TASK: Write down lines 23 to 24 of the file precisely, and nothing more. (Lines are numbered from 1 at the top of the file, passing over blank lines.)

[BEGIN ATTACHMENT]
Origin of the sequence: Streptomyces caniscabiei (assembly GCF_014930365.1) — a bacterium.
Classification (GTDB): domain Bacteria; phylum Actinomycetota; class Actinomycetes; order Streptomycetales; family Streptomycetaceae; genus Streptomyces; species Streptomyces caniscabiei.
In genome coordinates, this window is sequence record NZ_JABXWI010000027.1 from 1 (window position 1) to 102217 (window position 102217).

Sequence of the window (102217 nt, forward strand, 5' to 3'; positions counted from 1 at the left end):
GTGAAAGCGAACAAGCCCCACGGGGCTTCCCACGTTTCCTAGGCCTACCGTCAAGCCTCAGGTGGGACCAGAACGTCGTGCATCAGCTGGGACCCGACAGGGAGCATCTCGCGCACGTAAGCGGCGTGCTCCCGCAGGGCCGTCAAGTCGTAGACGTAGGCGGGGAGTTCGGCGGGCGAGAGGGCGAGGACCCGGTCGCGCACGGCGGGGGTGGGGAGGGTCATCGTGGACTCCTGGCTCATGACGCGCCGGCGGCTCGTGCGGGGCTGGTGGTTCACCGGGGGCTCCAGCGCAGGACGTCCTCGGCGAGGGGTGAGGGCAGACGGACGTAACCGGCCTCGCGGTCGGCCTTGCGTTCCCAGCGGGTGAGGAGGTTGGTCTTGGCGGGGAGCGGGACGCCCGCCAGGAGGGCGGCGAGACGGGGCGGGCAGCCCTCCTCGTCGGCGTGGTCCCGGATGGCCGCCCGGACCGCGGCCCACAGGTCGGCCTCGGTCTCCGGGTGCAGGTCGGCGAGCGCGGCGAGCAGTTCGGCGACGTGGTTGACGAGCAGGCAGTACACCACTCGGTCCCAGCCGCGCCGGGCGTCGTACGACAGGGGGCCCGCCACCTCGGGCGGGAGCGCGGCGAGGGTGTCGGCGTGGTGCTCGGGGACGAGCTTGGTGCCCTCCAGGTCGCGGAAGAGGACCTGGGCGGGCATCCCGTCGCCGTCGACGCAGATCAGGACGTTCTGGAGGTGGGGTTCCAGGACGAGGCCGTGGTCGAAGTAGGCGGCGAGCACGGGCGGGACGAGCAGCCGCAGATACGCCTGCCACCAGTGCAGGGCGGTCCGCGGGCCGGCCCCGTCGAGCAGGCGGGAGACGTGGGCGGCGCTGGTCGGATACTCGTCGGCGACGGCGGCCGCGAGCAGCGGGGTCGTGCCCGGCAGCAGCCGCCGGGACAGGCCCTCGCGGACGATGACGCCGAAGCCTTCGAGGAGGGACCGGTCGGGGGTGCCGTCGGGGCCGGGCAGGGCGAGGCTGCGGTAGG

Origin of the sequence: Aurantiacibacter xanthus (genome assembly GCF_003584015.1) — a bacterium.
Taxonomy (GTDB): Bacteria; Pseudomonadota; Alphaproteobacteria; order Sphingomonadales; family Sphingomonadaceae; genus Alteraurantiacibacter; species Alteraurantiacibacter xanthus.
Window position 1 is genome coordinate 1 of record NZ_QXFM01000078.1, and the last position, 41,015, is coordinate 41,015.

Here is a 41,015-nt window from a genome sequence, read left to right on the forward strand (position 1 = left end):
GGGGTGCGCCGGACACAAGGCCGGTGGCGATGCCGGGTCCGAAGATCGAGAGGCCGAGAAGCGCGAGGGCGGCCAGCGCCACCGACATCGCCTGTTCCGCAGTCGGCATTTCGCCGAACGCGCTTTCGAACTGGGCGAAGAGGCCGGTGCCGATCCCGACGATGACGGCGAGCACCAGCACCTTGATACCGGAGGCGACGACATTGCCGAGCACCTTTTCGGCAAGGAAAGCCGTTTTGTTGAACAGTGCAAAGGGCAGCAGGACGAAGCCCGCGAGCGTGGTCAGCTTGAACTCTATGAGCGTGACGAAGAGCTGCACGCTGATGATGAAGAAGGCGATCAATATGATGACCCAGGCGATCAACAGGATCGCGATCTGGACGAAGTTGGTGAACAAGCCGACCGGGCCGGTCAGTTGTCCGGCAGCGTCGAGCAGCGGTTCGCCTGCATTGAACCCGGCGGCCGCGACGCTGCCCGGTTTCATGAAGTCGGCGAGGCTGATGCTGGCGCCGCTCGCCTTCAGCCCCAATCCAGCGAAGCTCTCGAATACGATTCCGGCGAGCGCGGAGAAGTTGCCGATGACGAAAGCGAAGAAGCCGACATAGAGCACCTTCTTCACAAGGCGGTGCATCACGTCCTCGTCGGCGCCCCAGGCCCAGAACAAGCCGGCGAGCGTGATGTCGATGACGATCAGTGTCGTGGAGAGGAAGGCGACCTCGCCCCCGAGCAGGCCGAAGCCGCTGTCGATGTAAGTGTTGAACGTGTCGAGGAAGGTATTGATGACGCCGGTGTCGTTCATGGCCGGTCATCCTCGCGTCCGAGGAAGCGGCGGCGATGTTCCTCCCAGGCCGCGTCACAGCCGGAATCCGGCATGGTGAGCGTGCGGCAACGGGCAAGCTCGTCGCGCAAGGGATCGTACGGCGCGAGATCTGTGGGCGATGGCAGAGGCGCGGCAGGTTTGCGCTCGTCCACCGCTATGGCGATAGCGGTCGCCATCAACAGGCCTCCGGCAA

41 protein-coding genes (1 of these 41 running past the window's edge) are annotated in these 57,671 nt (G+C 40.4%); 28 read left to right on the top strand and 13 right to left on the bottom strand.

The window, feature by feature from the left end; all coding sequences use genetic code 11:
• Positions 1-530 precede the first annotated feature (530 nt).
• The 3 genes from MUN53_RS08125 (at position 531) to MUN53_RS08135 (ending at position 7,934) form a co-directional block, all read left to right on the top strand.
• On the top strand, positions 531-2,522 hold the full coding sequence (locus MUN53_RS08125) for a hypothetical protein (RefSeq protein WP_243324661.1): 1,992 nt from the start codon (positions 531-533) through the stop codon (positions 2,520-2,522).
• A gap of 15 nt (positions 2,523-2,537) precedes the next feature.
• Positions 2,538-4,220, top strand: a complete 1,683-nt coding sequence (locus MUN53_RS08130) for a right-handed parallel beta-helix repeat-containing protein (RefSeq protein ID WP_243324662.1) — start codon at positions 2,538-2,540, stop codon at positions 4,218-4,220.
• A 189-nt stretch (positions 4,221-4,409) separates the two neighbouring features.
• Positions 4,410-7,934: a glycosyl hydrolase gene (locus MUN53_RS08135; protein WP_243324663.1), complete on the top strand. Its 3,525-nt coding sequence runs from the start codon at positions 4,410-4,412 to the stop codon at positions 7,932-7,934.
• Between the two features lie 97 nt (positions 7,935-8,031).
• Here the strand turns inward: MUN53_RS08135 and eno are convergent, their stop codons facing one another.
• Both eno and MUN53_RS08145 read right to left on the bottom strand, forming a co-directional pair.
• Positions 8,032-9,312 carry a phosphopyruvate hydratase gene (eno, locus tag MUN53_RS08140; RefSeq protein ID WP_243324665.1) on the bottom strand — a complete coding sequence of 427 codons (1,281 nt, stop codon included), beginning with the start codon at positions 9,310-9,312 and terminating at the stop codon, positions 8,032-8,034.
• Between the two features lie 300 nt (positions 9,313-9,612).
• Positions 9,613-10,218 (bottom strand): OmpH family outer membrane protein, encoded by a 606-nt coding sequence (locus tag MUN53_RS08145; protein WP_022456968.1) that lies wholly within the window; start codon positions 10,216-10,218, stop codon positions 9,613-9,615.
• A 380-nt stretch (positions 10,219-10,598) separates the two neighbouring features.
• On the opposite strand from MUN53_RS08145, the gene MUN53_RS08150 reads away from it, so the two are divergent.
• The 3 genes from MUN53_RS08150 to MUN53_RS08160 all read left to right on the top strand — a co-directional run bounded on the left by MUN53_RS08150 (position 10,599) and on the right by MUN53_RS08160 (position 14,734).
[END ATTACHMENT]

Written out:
• Positions 8,032-9,312 carry a phosphopyruvate hydratase gene (eno, locus tag MUN53_RS08140; RefSeq protein ID WP_243324665.1) on the bottom strand — a complete coding sequence of 427 codons (1,281 nt, stop codon included), beginning with the start codon at positions 9,310-9,312 and terminating at the stop codon, positions 8,032-8,034.
• Between the two features lie 300 nt (positions 9,313-9,612).